How the CPR Saved My Family

From the Article

Most mills produced finished lumber that was carried out by the C.P.R., but a parallel market existed of seasonal workers who worked in bush mills producing railway ties, poles, and cordwood. Such small mills added strength to the economy in that a larger proportion of their cash flow was distributed as wages than was the case for other wood products. Smaller and nimbler, such bush mills were better able to survive on declining commodity prices and volumes.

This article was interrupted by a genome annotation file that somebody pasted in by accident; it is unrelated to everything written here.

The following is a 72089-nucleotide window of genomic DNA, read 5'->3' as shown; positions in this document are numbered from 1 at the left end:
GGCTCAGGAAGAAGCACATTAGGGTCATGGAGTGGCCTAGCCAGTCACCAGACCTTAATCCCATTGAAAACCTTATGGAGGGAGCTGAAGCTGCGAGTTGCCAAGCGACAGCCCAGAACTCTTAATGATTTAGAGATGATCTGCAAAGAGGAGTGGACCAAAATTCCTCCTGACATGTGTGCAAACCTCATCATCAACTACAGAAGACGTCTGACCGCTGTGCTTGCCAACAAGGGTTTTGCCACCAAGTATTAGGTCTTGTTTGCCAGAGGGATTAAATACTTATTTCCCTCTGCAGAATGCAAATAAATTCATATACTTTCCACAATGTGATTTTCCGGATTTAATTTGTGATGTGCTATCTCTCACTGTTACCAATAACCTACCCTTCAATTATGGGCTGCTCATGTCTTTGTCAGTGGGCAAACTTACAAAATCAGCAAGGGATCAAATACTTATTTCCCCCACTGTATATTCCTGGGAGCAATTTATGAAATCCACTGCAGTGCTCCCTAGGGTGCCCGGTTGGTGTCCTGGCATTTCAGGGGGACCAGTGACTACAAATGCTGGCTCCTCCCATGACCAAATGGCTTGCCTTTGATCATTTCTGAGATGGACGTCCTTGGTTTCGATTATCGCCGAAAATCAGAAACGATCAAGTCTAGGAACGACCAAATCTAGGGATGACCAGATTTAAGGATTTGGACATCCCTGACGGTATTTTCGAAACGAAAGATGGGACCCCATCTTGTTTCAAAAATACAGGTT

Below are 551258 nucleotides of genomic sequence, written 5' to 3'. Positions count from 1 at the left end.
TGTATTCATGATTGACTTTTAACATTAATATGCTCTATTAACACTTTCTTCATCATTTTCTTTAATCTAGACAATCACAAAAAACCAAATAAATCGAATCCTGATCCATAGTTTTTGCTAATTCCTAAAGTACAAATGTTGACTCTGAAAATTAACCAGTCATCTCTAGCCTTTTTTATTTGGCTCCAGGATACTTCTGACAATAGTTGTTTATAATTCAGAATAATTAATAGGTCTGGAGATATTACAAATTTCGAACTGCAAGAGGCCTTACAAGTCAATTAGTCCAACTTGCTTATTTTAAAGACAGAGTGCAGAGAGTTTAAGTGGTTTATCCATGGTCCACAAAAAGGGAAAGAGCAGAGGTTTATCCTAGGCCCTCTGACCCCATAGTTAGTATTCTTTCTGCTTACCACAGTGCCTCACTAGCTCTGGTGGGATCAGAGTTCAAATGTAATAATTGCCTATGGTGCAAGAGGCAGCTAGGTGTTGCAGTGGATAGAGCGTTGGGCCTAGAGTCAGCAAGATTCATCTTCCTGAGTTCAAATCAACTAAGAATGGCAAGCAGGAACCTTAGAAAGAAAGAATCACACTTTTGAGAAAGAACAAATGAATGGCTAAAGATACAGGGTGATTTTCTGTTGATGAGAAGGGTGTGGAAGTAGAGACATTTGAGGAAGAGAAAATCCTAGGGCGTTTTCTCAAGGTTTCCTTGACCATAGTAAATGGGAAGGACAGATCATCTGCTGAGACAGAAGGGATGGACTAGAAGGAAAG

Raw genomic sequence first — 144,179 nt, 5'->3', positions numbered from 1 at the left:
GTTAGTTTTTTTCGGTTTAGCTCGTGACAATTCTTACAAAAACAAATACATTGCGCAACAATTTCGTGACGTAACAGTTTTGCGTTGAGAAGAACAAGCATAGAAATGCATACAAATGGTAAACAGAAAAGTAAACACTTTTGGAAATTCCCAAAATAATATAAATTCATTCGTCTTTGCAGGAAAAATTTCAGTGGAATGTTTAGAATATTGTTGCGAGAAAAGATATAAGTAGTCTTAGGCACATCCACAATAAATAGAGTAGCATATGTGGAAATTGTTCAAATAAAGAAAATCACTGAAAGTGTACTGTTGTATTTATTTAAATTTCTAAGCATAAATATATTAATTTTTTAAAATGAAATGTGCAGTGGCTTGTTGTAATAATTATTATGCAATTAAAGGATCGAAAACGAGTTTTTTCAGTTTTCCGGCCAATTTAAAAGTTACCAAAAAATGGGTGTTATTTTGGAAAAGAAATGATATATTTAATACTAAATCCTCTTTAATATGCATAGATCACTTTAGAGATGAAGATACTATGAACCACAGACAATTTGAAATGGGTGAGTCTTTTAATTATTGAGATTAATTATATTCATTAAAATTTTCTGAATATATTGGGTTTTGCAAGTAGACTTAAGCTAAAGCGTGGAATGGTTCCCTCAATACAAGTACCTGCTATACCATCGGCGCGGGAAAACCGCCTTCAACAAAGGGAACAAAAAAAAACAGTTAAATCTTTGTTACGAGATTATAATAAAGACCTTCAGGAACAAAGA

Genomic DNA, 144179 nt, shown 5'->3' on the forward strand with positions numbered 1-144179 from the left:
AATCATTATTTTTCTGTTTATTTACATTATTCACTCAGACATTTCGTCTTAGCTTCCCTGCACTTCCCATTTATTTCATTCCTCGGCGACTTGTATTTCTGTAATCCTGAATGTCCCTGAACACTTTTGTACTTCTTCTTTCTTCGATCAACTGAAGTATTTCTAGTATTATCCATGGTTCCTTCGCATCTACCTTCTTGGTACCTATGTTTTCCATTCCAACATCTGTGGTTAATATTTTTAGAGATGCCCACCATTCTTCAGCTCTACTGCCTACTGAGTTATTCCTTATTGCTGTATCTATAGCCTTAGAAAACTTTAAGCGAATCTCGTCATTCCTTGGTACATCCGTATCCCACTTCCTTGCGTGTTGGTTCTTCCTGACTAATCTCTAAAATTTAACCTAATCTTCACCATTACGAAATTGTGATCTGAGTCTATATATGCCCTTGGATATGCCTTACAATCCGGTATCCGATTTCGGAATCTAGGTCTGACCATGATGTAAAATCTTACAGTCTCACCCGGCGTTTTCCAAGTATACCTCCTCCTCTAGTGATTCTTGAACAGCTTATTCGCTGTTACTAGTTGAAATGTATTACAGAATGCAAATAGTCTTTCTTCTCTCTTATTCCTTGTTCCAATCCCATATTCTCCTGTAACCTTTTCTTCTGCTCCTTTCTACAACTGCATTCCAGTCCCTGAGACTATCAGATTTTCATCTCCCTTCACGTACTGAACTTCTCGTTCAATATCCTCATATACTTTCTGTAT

Cover photo of this issue is of my father, Cleland Nevada Parkin in 1949. Photo by Ernie Ottewell

When it first came through the region in 1914, the C.P.R. bought most of its wood from contractors, but soon figured it could cut its own timber, cheaper. Particularly because their purchase of the charter for the BC Southern Railway included 20,000 acres of land for each mile of track constructed.

Much of this land consisted of Kootenay valleys packed with slopes of western red cedar, ponderosa and white pine, western larch, and Douglas-fir. With such a wealth of resources, and cheap labour available from increased immigration at that time, the C.P.R. organized a Tie and Timber Branch from Calgary, within its Department of Natural Resources.

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